Monday, July 6, 2009

Technology Dissertation

Of all the forces shaping human experience today, technology is the least understood. Since the Enlightenment, intellectuals have either ignored technological systems or mythologized them. Few have confronted both the manifold dimensions of the marriage between corporate finance and commercial engineering or the way in which discrete innovations are subordinated to technical architectures, or systems, that alter consciousness and social relations. Given the poverty of technological analysis, it is hard to judge who is more dangerous. The humanist who recoils at the commercial core of technology, or the literate enthusiast who declares a revolution at every turn.

This is not to suggest that nuanced thinkers offer any more compelling explanations than Witold Rybczynski's (1983) bald insistence that "technology is not everything." It is correct to say (though of little solace) that a myriad gushing streams flow into the raging river of technology. Consumers invariably learn how to navigate this river whether they ultimately sanctify, modify or simply abandon their various tools. Yet they often are helpless to make sense out of the proliferating technological systems in their midst. The creators of these systems, meanwhile, present their work as a "black box" that eludes the ken of ordinary people. Even they, at times, fail to grasp that their power does not arise from elemental building blocks but durable architectures. The architectures (say, "film" or "the automobile") are themselves subordinate to larger and less transparent webs of architectures (say, "Hollywood," or the "car culture"). Historian Thomas Hughes has aptly described these super-networks as "technological systems" (Hughes, 1989; Rybczynski, 1983).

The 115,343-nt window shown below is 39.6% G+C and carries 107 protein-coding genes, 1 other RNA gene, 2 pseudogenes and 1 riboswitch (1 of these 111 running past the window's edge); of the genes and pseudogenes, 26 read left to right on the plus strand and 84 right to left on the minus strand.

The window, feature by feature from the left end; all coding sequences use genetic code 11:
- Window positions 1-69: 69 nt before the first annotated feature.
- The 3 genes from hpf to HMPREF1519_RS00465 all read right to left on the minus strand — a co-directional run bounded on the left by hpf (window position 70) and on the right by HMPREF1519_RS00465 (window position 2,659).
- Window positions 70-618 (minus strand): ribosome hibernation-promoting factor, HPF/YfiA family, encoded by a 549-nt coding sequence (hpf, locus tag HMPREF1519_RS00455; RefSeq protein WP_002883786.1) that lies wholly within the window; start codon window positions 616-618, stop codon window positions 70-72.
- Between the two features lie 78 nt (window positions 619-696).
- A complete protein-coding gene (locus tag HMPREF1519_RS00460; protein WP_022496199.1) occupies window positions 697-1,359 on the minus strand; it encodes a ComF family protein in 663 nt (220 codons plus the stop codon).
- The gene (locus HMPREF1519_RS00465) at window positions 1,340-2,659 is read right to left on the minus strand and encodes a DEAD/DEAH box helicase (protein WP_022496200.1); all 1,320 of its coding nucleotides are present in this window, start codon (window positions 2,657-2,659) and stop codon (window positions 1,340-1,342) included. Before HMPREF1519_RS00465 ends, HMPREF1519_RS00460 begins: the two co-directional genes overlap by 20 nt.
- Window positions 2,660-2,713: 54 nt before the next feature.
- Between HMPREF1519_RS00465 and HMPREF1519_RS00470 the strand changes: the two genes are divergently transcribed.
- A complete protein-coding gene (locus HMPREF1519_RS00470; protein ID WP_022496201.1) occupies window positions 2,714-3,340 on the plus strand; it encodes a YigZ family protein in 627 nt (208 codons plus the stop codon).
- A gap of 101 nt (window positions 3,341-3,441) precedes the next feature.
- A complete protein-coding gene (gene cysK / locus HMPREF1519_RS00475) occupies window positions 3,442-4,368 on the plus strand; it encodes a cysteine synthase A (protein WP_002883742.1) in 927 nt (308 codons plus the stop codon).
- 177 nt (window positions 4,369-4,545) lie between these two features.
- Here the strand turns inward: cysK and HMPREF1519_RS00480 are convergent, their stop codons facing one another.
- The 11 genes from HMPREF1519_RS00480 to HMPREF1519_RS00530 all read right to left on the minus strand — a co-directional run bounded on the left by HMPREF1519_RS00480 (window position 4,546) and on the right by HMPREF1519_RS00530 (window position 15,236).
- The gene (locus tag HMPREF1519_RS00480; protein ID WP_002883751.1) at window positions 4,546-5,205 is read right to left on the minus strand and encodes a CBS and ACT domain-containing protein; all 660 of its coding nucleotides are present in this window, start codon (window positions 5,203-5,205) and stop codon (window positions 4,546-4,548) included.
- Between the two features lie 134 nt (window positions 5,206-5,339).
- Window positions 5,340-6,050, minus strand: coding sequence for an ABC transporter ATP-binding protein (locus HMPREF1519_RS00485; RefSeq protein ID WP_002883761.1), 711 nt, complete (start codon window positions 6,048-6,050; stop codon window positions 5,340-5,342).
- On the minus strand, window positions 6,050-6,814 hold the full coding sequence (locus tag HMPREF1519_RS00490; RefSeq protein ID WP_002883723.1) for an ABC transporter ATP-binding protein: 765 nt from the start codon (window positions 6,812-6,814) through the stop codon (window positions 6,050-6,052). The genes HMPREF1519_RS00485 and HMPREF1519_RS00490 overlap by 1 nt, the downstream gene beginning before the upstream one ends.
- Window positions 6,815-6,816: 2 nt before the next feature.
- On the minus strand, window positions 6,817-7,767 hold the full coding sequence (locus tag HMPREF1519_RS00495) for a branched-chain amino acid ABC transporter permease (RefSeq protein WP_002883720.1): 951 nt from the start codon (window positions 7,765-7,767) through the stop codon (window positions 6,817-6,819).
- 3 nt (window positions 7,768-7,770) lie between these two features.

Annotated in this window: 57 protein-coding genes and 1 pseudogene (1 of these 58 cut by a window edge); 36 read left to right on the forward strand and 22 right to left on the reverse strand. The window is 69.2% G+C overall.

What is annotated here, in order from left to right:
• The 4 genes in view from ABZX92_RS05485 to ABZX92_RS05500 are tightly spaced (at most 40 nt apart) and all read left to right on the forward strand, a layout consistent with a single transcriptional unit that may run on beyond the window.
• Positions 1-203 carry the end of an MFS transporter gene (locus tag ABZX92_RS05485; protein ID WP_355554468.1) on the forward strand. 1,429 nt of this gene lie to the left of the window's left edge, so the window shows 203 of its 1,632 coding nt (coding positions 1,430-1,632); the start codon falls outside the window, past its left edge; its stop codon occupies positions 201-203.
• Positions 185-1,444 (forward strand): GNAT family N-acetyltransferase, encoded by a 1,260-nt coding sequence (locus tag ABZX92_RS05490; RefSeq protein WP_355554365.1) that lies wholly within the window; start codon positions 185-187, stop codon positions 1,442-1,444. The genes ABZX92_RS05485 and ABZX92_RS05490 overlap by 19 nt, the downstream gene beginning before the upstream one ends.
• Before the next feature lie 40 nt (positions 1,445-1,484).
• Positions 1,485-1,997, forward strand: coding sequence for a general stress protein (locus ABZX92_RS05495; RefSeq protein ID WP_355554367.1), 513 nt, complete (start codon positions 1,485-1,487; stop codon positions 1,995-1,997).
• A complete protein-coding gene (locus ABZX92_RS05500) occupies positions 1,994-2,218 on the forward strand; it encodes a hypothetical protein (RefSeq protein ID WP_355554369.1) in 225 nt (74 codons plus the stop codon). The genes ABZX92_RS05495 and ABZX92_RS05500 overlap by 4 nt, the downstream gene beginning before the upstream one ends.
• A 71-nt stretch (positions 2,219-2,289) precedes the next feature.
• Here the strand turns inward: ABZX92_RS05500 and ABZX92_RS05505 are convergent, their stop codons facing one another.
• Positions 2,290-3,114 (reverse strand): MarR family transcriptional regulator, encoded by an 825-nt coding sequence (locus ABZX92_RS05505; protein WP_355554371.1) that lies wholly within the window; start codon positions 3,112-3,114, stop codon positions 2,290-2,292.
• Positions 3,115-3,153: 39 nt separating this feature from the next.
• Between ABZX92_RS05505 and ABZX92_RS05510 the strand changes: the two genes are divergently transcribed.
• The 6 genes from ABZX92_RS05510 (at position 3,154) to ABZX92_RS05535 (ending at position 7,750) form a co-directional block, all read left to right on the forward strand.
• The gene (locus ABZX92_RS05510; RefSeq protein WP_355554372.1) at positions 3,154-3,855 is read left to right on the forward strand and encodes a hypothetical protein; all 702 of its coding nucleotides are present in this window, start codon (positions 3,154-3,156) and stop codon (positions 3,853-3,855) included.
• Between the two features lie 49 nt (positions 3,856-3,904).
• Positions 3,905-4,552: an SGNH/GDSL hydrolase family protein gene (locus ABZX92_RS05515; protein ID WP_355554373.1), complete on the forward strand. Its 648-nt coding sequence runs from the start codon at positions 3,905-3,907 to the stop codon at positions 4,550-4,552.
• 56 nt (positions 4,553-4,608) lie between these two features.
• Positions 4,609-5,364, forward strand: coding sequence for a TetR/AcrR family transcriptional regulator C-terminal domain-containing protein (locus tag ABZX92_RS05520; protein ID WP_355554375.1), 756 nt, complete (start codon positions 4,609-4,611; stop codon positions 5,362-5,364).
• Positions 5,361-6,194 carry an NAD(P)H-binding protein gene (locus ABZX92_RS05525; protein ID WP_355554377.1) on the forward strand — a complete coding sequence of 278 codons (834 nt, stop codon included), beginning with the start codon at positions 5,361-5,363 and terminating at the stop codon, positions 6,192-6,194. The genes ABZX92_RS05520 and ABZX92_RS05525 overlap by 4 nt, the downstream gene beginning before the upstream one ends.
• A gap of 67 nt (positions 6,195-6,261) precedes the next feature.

Computer programs are among the most important technological systems. Over the past 25 years, software systems have grown larger and more complex, and they have outgrown their initial niche as handmaiden to computer hardware. Not only do software systems increasingly define the function and quality of computers and computer networks, they also shape the core of many systems, from aviation to military weapons to electronic commerce to health-care delivery. Programming, moreover, is in its infancy. Software systems are likely to become central to bio-engineering and molecular biology. Large-scale research into human genes already has been greatly influenced by software techniques and metaphors.

Despite their importance to modern civilization, software systems have drawn relatively scant attention. This partly stems from the rapid ascent of software. Historians and sociologists of technology have not digested the software explosion. Business analysts and professors, while aware of the costs and consequences of weak management of programming projects, have yet to build strong models for the genesis of software architectures and, more importantly, how and why one architecture gives way to another. These academic models will certainly improve over time, but they have yet to gain a following in the wider world. Programmers certainly have created their own literature, but this rarely ventures beyond specific techniques for producing and integrating code. The one landmark book, written by a programmer for programmers, is The Mythical Man-Month. Based on IBM's attempts to build software systems in the 1960s, the book is chiefly of historical value (Brooks, 1975).

Studying teams at Microsoft